The Shearon Harris nuclear plant in North Carolina’s Wake County isn’t just a power generating station. The Progress Energy plant houses the nation’s largest radioactive-waste storage pools. Spent fuel rods from two other nuclear plants are stored beneath circulating cold water to keep the radioactive waste from heating.

The hidden danger, explains investigative reporter Jeffery St. Clair, is the looming threat of a pool fire. Citing a study by Brookhaven National Laboratory, St. Clair highlighted in Counterpunch the catastrophe that could ensue if a pool were to ignite. Contamination could stretch for thousands of square miles. Cancer could afflict 140,000. Damages could reach an estimated $500 billion.

“Spent fuel recently discharged from a reactor could heat up relatively rapidly and catch fire,” noted former Department of Energy adviser Robert Alvarez of the Institute for Policy Studies in a study about waste pool safety. “The fire could well spread to older fuel. The long-term contamination consequences of such an event could be significantly worse than Chernobyl.”

When a risk study was sent to the Nuclear Regulatory Commission recommending technological fixes, St. Clair noted, a pro-nuclear commissioner persuaded the agency to dismiss the concerns.

Source: “Pools of Fire,” Jeffrey St. Clair, CounterPunch, Aug. 9, 2008.

5. U.S. fails to protect consumers against toxics
Two years ago, the European Union enacted bold new environmental policy requiring close scrutiny and restrictions of toxic chemicals in everyday products. Invisible perils, such as lead in lipstick, endocrine disruptors in baby toys and mercury in electronics, can threaten human health, and European legislation is aimed at gradually phasing out these toxic materials, substituting safer alternatives.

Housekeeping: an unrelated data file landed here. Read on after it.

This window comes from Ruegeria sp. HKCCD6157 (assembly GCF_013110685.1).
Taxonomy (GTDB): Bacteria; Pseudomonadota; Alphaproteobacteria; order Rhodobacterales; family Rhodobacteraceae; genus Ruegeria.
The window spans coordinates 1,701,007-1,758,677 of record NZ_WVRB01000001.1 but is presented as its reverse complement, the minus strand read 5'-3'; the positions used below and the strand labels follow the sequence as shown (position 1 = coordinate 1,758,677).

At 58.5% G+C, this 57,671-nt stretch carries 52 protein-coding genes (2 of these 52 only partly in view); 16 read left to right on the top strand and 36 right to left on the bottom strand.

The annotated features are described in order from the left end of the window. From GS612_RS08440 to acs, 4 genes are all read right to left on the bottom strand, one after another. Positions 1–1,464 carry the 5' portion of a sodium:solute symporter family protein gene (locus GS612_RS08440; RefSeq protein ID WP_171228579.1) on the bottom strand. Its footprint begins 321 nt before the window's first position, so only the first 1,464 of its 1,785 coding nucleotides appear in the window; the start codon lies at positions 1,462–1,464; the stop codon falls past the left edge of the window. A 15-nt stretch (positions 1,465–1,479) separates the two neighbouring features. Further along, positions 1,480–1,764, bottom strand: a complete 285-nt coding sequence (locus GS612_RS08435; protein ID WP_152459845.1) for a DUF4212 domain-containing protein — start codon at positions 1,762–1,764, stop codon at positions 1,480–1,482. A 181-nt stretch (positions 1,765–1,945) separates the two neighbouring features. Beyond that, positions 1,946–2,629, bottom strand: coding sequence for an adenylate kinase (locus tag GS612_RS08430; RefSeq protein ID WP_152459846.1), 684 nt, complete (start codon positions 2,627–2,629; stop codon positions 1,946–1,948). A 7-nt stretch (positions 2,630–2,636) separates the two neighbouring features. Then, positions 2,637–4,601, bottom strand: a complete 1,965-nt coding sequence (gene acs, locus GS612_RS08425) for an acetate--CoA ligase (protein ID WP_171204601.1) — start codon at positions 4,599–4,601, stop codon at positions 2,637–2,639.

Unreported by mainstream American news media, however, is how this game-changing legislation might impact the U.S., where chemical corporations’ lobbying muscle ensures lax oversight of toxic substances. As global markets shift toward safer consumer products, our Environmental Protection Agency lags behind in scrutinizing insidious chemicals.

As investigative journalist Mark Schapiro pointed out in Exposed: The Toxic Chemistry of Everyday Products and What’s at Stake for American Power, the EPA’s tendency to accommodate big business could backfire here, placing U.S. companies at a competitive disadvantage because American products will be regarded with increasing distrust.

Economics aside, the implications of loose restrictions on toxic products are chilling: Just one-third of the 267 chemicals on the EU’s watch list have ever been tested by the EPA, and only two are federally regulated. UC Berkeley researchers estimate that 42 billion pounds of chemicals enter American commerce daily — few ever subjected to risk assessments.

Sources: “European Chemical Clampdown Reaches Across Atlantic,” David Biello, Scientific American, Sept. 30, 2008; “How Europe’s New Chemical Rules Affect US,” Environmental Defense Fund, Sept. 30, 2008; “US Lags Behind Europe in Regulating Toxicity of Everyday Products,” Mark Schapiro, “Democracy Now!” Feb. 24.

6. As economy shrinks, D.C. lobbying grows
In 2008, as the economy tumbled and unemployment soared, Washington lobbyists were paid $3.2 billion — a new yearly record. Special interests spent a collective $32,523 per legislator per day Congress was in session.

Partially triggering the lobbying boom, says Center for Responsive Politics Director Sheila Krumholz, was the federal bailout. With the U.S. government shelling out stimulus billions, industries wanted to snare their piece of the pie. Ironically, some of the first in line were the same players who helped precipitate the nation’s sharp economic downturn with high-risk, speculative lending.